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Aras Cholmcille Aras Cholmcille Aras Cholmcille Aras Cholmcille Aras Cholmcille Aras Cholmcille Aras Cholmcille Aras Cholmcille Aras Cholmcille Aras Cholmcille Aras Cholmcille Aras Cholmcille Aras Cholmcille Aras Cholmcille Aras Cholmcille

Aras Cholmcille

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Client Aras Cholmcille Trust
Architect HMD Architects
Value £1m
Contract Period 12 months
Listed Building Reference HB/01/18/001

Aras Colmcille was on the buildings at risk register when we first started on site in 2013. The grade B2 listed building was the former site of St Columb's National school (constructed 1820 – 1839.) It was used as an infants' school until it was closed in 1989. Known locally as "the wee nuns," it is one of the oldest surviving school buildings in the city of Derry.

The building has been designed to provide an engaging, informative experience for visitors and forms a valuable contribution to Derry's tourist experience.

When we started on site, the building was derelict and unsafe. No operatives could enter the building until a steel façade cage had been erected around the building perimeter to stabilize it. Steel beams were inserted through the building and a Cintec wall anchor system bound the walls together and secured them to the new steelwork.

Once safe access was possible, asbestos was removed from the building and the permanent underpinning and stabilization works could commence. This element of the works carried risk in terms of Health and Safety and to the building itself: the stone faced rubble walls were in poor condition and in danger of collapse. The original basement floor level was reduced and existing walls were sequentially underpinned with concrete. The basement was tanked, a new concrete floor built and internal masonry walls built off the concrete slab.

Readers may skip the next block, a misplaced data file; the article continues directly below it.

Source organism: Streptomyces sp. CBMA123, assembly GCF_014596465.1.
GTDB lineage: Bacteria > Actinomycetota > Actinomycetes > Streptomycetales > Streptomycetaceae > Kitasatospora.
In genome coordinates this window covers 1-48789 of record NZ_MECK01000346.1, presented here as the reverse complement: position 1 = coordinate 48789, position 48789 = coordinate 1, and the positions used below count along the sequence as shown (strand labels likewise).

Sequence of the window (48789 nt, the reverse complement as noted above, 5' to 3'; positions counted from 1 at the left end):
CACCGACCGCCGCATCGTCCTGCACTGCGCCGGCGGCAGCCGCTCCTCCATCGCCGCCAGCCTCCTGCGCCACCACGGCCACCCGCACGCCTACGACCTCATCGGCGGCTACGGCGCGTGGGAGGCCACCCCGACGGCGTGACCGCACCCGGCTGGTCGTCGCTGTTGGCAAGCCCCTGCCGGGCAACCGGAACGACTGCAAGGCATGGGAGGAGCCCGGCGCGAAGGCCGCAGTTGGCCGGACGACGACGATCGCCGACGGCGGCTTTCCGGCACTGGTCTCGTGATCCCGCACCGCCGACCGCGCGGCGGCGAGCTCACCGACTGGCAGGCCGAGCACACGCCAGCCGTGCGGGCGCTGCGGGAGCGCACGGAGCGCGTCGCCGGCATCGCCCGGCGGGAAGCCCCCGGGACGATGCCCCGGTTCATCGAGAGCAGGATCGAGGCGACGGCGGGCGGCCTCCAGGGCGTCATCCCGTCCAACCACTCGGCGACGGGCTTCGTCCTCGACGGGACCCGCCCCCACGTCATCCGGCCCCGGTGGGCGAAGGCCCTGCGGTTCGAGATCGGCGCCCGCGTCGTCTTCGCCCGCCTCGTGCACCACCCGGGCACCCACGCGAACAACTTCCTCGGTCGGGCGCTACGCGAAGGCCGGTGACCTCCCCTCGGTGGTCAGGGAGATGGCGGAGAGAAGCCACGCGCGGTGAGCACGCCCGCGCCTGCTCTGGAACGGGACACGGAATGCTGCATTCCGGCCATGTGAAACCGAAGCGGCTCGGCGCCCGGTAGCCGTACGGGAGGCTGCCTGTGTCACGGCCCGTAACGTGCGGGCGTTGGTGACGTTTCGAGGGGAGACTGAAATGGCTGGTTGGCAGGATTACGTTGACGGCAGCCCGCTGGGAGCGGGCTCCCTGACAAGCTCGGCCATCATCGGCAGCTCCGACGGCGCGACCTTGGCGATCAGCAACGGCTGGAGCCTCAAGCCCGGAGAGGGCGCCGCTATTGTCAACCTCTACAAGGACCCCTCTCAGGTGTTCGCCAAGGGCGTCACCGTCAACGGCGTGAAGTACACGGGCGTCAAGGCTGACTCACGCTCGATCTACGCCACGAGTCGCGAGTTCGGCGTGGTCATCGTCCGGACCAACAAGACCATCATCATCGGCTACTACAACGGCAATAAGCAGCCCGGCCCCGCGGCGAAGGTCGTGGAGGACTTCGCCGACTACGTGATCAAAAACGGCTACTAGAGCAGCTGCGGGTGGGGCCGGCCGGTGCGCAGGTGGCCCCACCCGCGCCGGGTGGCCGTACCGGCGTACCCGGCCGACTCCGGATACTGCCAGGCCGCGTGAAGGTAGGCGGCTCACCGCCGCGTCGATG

The poor condition internal timber floors were then removed and steelwork was inserted off the top of the new basement structure and tied back to the existing walls using a Cintec wall anchor system. This steelwork supported both the new ground and first floors and permanently secured the existing walls.

Successful completion of this project represents the ultimate in recycling – bringing a derelict building back into reuse, contributing to the regeneration of this area of Derry and providing a valuable resource for visitors and locals alike.

At the opening ceremony, Grainne Mc Cafferty, Aras Cholmcille Chairperson said "The centre... does not need me to sing its praises as a treasure of a building, a phoenix arising from ...decay and dereliction"

We are proud to have successfully completed this project – probably the most complex and risky restoration job that Woodvale or our consulting engineer Armstrong Taylor have yet undertaken.

Key Facts

• We retained and reused as much of the original fabric as possible, including windows, roof and floor timbers. Existing roof ridge tiles were retained and reused.

• We fabricated exact replicas of windows that were beyond repair whilst training joinery apprentices in these skills.

• Risk was carefully controlled throughout – movement in the walls was monitored and the underpinning works sequenced to reduce risk as far as possible. Through this careful and methodical process the entire external stone envelope was retained and stabilized.

• The site itself was split level, very restricted and difficult to access. The contractor's compound was accessed by a steep, narrow road. From the compound to the site we constructed a scaffolding walkway through the adjacent Long Tower church and graveyard. We worked with the church to minimise the impact of the works, stopping noisy activities during services and funerals.